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Masters what have dene! that which k poyo my

heart, caught pust such another chać w

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yours wa

You may,

fly, the flesh-fly, or wall-fly; or the dor or beetle, which you may find under cow-dung; or a bob, which you will find in the same place, and in time will be a beetle ; it is a short white worm, like to and bigger than a gentle; or a cod-worm; or a case-worm ; any of these will do very well to fish in such a manner.

And after this manner you may catch a Trout in a hot evening: when, as you walk by a brook, and shall see or hear him leap at flies, then, if you get a grasshopper, put it on your hook, with your line about two yards long ; standing behind a bush or tree where his hole is : and make your bait stir up and down on the top of the water.


you stand close, be sure of a bite, but not sure to catch him, for he is not a leather-mouthed fish. And after this manner you may fish for him with almost any kind of live fly, but especially with a grasshopper,

VENATOR. But before you go further, I pray, good master, what mean you by a leather-mouthed fish ?

PISCATOR, By a leather-mouthed fish, I mean such as have their teeth in their throat, as the Chub or Cheven; and so the Barbel, the Gudgeon, and Carp, and divers others have. And the hook being stuck into the leather, or skin, of the mouth of such fish, does very seldom or never lose its hold : but on the contrary, a Pike, a Perch, or Trout, and so some other fish, which have not their teeth in their throats, but in their mouths, which you shall observe to be very full of bones, and the skin very thin, and little of it. I say, of these fish the hook never takes so sure hold but you often lose your fish, unless he have gorged it.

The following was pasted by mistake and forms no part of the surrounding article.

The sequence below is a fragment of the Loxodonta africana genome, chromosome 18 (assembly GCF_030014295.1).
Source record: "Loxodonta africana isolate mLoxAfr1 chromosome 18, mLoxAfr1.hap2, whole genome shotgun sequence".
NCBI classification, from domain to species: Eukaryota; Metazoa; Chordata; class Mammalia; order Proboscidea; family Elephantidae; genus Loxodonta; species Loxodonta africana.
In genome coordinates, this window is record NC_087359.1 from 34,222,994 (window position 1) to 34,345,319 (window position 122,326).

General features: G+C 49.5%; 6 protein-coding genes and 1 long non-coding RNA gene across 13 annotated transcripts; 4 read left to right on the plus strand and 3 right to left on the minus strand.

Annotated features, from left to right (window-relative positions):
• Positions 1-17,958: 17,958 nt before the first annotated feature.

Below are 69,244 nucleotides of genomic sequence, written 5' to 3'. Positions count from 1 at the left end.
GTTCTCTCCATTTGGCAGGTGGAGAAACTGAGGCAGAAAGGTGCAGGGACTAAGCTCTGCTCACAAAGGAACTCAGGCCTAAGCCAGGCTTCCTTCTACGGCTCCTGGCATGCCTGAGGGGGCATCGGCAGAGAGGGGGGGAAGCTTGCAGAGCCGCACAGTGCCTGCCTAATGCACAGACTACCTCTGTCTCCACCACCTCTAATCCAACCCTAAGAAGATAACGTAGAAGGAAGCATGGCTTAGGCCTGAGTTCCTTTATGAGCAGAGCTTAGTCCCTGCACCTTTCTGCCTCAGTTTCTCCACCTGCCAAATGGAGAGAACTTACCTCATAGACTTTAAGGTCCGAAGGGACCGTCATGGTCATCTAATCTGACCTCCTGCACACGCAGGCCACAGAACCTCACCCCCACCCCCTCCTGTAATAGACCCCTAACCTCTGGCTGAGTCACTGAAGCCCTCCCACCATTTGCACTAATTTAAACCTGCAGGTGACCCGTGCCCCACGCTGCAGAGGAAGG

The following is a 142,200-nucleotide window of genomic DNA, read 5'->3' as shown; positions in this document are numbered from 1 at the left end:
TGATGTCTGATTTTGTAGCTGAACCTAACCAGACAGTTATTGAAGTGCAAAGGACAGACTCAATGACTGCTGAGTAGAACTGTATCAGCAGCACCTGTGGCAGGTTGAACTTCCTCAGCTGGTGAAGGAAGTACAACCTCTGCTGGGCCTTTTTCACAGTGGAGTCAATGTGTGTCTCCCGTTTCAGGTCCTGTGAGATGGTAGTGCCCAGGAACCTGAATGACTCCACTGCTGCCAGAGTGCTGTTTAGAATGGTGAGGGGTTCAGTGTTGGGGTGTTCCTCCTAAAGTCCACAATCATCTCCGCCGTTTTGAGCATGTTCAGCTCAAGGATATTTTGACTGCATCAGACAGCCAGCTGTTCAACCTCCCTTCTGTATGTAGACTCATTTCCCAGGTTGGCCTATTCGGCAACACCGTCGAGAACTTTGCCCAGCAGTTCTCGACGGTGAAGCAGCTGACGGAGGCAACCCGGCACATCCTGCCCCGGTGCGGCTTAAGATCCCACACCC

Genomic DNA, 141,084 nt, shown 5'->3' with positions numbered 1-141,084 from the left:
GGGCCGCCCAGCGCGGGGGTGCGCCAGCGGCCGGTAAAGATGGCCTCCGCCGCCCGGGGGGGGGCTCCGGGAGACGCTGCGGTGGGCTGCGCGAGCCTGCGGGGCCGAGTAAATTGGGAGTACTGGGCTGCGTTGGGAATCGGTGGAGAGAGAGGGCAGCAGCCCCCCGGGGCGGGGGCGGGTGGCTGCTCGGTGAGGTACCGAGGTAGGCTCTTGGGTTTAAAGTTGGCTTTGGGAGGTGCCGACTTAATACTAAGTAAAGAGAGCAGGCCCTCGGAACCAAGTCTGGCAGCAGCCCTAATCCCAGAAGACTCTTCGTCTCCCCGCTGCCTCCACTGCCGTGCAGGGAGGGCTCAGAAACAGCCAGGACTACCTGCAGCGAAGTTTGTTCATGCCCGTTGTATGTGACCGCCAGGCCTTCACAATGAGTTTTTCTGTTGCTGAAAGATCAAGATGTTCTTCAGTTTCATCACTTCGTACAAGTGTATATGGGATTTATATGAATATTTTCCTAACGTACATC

VENATOR. I thank you, good master, for this observation, But now what shall be done with my Chub or Cheven that I have caught ?

PISCATOR. Marry, Sir, it shall be given away to some poor body; for I'll warrant you I'll give you a Trout for your supper : and it is a good beginning of your art to offer your first-fruits to the poor, who will both thank you and God for it, which I see

I To the poor, who will both thank God and you for it.

And now let's walk towards the water again, and as I go l'll tell you, when you catch yuur next Chub, how to dress it as this was.

Viator. Come, good Master, I long to be going and learn your directions.

Piscator. You must dress it, or see it dressed thus : When you have scaled him, wash him very clean, cut off his tail and fins; and wash him not after you gut him, but chine or cut him through the iniddle as a salt fiskı is cut, then give him four or five scotches with your knife, broil him upon wood, coal, or charcoal ; but as he is broiling. baste him often with butter that shall be choicely good; and put good store of salt into your butter, or salt him gently as you broil or baste him; and bruise or cut very small into your butter a little thyme, or some other sweet herb that is in the garden where you eat him ; thus used, it takes away the waterish taste which the Chub or Cheven has, and

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